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Low fructosamine and mortality - A long term follow-up of 215,011 non-diabetic subjects in the Swedish AMORIS study
Dalarna University, School of Education, Health and Social Studies, Medical Science. Uppsala universitet.ORCID iD: 0000-0002-6933-4637
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2016 (English)In: NMCD. Nutrition Metabolism and Cardiovascular Diseases, ISSN 0939-4753, E-ISSN 1590-3729, Vol. 26, no 12, 1120-1128 p.Article in journal (Refereed) Published
Abstract [en]

BACKGROUND AND AIMS: Both high and low fasting glucose has been associated with an increased mortality among individuals without diabetes. This J-shaped association has also been shown for HbA1c in relation to all-cause mortality. High fructosamine is associated with increased mortality. In this study we aim to evaluate if low fructosamine is also associated with increased mortality in non-diabetic subjects.

METHODS AND RESULTS: We included 215,011 subjects from the AMORIS cohort undergoing occupational health screening or primary care in Stockholm, Sweden. Cause specific mortality was obtained from the Swedish Cause-of-Death Register by record linkage. Hazard ratios for the lowest decile of fructosamine were estimated by Cox regression for all-cause (n = 41,388 deaths) and cause-specific mortality during 25 years of follow-up. We observed gradually increased mortality with lower fructosamine in a large segment of the population. In the lowest decile of fructosamine the sex, age, social class and calendar adjusted hazard ratio was 1.20 (95% CI; 1.18-1.27) compared to deciles 2-9. This increased mortality was attenuated after adjustment for six other biomarkers (HR = 1.11 (95% CI; 1.07-1.15)). Haptoglobin, an indicator of chronic inflammation, made the greatest difference in the point estimate. In sensitivity analyses we found an association between low fructosamine and smoking and adjustment for smoking further attenuated the association between low fructosamine and mortality.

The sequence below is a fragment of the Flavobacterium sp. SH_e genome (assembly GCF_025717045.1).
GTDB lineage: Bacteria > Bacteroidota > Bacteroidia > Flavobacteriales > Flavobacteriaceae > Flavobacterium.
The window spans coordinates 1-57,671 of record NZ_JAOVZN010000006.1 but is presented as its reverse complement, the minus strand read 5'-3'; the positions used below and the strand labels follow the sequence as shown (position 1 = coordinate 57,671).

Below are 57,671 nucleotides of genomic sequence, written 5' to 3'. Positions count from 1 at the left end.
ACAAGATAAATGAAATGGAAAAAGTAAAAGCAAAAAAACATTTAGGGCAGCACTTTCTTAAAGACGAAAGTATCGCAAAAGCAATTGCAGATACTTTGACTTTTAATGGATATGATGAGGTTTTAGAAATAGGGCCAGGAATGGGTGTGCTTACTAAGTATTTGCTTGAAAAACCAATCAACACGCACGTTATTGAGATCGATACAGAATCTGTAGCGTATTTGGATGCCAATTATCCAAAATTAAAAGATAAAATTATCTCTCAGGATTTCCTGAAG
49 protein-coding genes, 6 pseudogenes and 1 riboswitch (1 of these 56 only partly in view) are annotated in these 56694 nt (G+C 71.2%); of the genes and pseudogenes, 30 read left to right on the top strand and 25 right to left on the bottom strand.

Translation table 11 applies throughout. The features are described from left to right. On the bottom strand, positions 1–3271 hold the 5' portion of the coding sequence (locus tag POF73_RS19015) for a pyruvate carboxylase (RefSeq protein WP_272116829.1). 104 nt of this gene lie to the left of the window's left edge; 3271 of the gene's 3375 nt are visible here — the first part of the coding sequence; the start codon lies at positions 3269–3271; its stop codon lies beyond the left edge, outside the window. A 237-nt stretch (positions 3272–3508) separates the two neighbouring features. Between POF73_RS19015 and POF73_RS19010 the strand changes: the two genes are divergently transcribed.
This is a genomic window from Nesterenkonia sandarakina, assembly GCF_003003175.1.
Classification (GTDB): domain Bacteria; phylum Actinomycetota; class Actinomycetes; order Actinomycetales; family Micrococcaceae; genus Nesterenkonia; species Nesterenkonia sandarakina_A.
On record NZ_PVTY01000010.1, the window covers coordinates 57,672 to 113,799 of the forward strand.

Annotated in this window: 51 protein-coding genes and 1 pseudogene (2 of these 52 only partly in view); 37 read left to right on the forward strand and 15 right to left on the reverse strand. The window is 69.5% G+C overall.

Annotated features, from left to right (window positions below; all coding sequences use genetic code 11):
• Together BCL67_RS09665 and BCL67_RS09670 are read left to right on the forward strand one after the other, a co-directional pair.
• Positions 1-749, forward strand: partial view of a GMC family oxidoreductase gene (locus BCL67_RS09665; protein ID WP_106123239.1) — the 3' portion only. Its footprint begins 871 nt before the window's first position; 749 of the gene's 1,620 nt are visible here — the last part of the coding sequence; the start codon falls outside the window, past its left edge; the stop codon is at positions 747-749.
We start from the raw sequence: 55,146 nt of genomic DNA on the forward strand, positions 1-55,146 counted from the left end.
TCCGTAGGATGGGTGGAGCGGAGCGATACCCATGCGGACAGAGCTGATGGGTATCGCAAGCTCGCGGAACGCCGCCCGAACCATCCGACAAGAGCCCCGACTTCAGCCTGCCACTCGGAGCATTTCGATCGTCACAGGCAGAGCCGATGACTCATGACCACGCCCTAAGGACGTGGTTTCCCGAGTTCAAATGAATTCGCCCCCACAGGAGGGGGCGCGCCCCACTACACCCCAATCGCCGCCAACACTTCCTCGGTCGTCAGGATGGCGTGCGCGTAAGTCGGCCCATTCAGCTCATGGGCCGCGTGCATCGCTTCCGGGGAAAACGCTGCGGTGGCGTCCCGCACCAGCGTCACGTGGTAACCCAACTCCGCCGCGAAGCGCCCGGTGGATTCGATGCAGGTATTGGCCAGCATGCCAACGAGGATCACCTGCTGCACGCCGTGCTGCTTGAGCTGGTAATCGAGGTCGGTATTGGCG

CONCLUSION: Low levels of fructosamine in individuals without diabetes were found to be associated with increased mortality. Smoking and chronic inflammation seem to at least partially explain this association but an independent contribution by low fructosamine cannot be excluded.

Place, publisher, year, edition, pages
2016. Vol. 26, no 12, 1120-1128 p.
Keyword [en]
Clinical tool; Content validity; Instrument development; Patient participation; Qualitative analysis
National Category
Clinical Medicine
Research subject
Health and Welfare
URN: urn:nbn:se:du-23276DOI: 10.1016/j.numecd.2016.08.006ISI: 000389518200009PubMedID: 27751668OAI: oai:DiVA.org:du-23276DiVA: diva2:1039787
Available from: 2016-10-25 Created: 2016-10-25 Last updated: 2017-01-23Bibliographically approved

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